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Horn v. Witherspoon

Supreme Court of Pennsylvania
Jun 25, 1937
192 A. 654 (Pa. 1937)


May 24, 1937.

June 25, 1937.

Judgments — Opening — Discretion of trial court — Equitable principles — Laches — Delay short of limitation at law — Inference from unexplained delay in asserting claim.

1. A petition to open a judgment by confession is addressed to the sound discretion of the trial court and is ruled by equitable principles. [296]

2. The doctrine of laches is applicable to petitions to open judgments by confession. [297]

3. A delay short of the period of limitation at law may constitute laches. [297]

4. Delay in asserting a defense to an obligation for a long time after performance by defendant commenced or was due may, in the absence of an explanation for the delay, warrant an inference that the defense is not presented in good faith. [296-8]


Appeal, No. 35, Jan. T., 1937, from decree of C. P. Franklin Co., Dec. T., 1934, No. 21, in case of Anna Horn v. Harriet G. Witherspoon. Decree affirmed.

Petition and rule to open judgment entered by confession.

The opinion of the Supreme Court states the facts.

Petition refused, opinion per curiam. Defendant appealed.

Error assigned, among others, was decree.

A. J. White Hutton, for appellant. Edwin D. Strite, with him George W. Atherton, for appellee.

Argued May 24, 1937.

Appellant petitioned in the court below for a rule to open and let appellant in to an alleged defense to a judgment entered by confession on a mortgage bond. From the order dismissing the petition and refusing the rule this appeal was taken.

We think the court has not abused its discretion. A petition to open a judgment by confession is addressed to the sound discretion of the trial court (Sferra v. Urling, 324 Pa. 344; George v. George, 318 Pa. 203; Kaier Company v. O'Brien, 202 Pa. 153) and is essentially an equitable proceeding ruled by the principles of equity: Jenkintown National Bank's Appeal, 124 Pa. 337. The defense to the judgment was appellee's alleged fraud, sought to be made out by averments that when appellant in March, 1930, bought the property, for which the bond on which judgment was entered was part of the price, appellee represented she had been offered $5,000 for a part of it, that the representation was false, and that the whole property at the time was not worth that amount.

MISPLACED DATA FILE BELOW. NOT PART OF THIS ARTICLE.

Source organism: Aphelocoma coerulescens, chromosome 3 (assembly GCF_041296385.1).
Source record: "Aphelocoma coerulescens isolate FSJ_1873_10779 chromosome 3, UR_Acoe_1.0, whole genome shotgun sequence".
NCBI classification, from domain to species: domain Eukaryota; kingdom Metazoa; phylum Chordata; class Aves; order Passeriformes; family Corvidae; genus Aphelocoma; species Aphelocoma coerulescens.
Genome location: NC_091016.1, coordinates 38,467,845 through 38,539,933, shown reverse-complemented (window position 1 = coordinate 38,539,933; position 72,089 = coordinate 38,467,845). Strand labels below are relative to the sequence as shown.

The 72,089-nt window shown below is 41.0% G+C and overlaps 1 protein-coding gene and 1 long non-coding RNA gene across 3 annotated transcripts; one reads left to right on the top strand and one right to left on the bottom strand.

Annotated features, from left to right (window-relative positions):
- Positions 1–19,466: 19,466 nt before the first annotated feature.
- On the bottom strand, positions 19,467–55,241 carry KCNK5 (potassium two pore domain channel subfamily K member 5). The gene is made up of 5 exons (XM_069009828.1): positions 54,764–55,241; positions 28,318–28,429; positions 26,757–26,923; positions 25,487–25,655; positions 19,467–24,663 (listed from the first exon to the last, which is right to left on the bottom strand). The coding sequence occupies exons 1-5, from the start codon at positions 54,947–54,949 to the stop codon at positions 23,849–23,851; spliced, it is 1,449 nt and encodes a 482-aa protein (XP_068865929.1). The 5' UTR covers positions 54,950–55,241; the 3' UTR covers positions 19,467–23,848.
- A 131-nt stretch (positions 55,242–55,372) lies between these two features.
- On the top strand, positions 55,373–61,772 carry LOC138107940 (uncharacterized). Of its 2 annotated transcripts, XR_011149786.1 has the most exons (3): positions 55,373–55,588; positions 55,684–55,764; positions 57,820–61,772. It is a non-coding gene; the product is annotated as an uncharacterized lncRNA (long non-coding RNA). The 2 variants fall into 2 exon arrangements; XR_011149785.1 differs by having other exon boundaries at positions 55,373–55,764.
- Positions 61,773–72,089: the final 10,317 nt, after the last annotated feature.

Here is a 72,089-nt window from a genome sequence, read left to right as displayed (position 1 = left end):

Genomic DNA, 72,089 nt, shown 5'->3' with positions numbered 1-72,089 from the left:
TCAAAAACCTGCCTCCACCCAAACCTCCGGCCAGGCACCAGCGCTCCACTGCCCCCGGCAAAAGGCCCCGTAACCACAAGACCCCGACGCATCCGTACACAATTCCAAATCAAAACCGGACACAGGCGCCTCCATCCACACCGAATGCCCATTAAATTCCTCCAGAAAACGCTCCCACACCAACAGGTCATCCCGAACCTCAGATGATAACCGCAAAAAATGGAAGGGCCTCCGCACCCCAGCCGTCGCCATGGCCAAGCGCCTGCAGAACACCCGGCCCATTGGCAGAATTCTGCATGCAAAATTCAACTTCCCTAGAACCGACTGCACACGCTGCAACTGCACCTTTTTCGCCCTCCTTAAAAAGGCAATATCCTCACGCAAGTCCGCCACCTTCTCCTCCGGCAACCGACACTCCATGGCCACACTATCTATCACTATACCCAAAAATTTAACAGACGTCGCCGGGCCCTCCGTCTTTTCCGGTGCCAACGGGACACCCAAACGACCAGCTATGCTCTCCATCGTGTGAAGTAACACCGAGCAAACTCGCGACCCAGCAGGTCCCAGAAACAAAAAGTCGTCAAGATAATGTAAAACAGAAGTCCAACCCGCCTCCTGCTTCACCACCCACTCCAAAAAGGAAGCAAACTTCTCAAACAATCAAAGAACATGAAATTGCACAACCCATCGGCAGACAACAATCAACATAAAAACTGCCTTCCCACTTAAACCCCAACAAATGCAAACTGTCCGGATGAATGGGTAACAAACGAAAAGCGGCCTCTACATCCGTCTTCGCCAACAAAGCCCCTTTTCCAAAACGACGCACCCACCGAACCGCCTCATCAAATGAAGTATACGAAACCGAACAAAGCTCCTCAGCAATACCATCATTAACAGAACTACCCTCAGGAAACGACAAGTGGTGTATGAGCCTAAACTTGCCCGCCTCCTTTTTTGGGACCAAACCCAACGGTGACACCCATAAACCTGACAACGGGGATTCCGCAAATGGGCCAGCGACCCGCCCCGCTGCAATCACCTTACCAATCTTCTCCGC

For three years after her purchase appellant paid interest but then began insolvency proceedings in a United States District Court. When, on October 3, 1934, the judgment here involved was entered and a fieri facias issued, execution was restrained by the District Court. Execution under an alias writ of July 25, 1935, was similarly obstructed. Finally, on January 7, 1936, the District Court order was vacated and a pluries fieri facias issued from the court below the same day. The sheriff's sale took place on January 31, 1936. Not until February 4, 1936, did appellant present her petition charging fraud.

Surely if appellant had any confidence in her claim she would have made it earlier; her delay of six years casts doubt on the good faith of her intended defense (cf. Littster v. Littster, 151 Pa. 474; Schenck's Appeal, 94 Pa. 37; Brungart v. Butler, 52 Pa. Super. 349) and amply justifies the court below in thinking that it had no substance, but was only an effort further to employ legal procedure for postponing the time when she must finally keep her side of a bargain which, because of the subsequent decline in realty values, had proved a bad one.

The doctrine of laches has been held applicable to petitions to open judgments by confession as it is to other equitable proceedings: O'Connor v. Flick, 271 Pa. 249; German v. Conover, 52 Pa. Super. 473. Although the delay in those cases was longer than that here, a delay short of the period of limitation at law may call for the application of the doctrine: Pitcairn v. Stuart, 302 Pa. 499; Hilliard v. Wood Carving Company, 173 Pa. 1; Dundas's Estate, 136 Pa. 318; Evan's Appeal, 81 Pa. 278. And since each case is singular as to the lapse of time and circumstances that preclude equitable aid (Youse v. McCarthy, 51 Pa. Super. 306) we need no citation of authority to convince us the trial court did not abuse its discretion. The misrepresentation here alleged was made, if at all, in 1930. The petition avers neither failure nor inability to discover its falsity then. Notwithstanding, appellant paid interest without protest until 1933, and even then took no steps for relief from an obligation fraudulently induced, but rather began insolvency proceedings. Not until they were unavailing, except to hinder appellee, to increase costs of foreclosure, and to create a larger arrearage of rent and taxes, did she finally in 1936, after sale by the sheriff, present her petition making the claim of fraud. It was very properly dismissed.

Nothing in Rice v. Olin, 79 Pa. 391, and Aronson v. Mackey, 85 Pa. Super. 108, cited by appellants, is opposed to the conclusion we reach. In the former it was held that fraud and in the latter that failure of consideration could properly be set up in defense to a scire facias sur mortgage. Neither touches upon laches and both are without point here.

Decree affirmed.

Summaries of

Horn v. Witherspoon

Supreme Court of Pennsylvania
Jun 25, 1937
192 A. 654 (Pa. 1937)
Case details for

Horn v. Witherspoon

Case Details

Full title:Horn v. Witherspoon, Appellant

Court:Supreme Court of Pennsylvania

Date published: Jun 25, 1937


192 A. 654 (Pa. 1937)
192 A. 654

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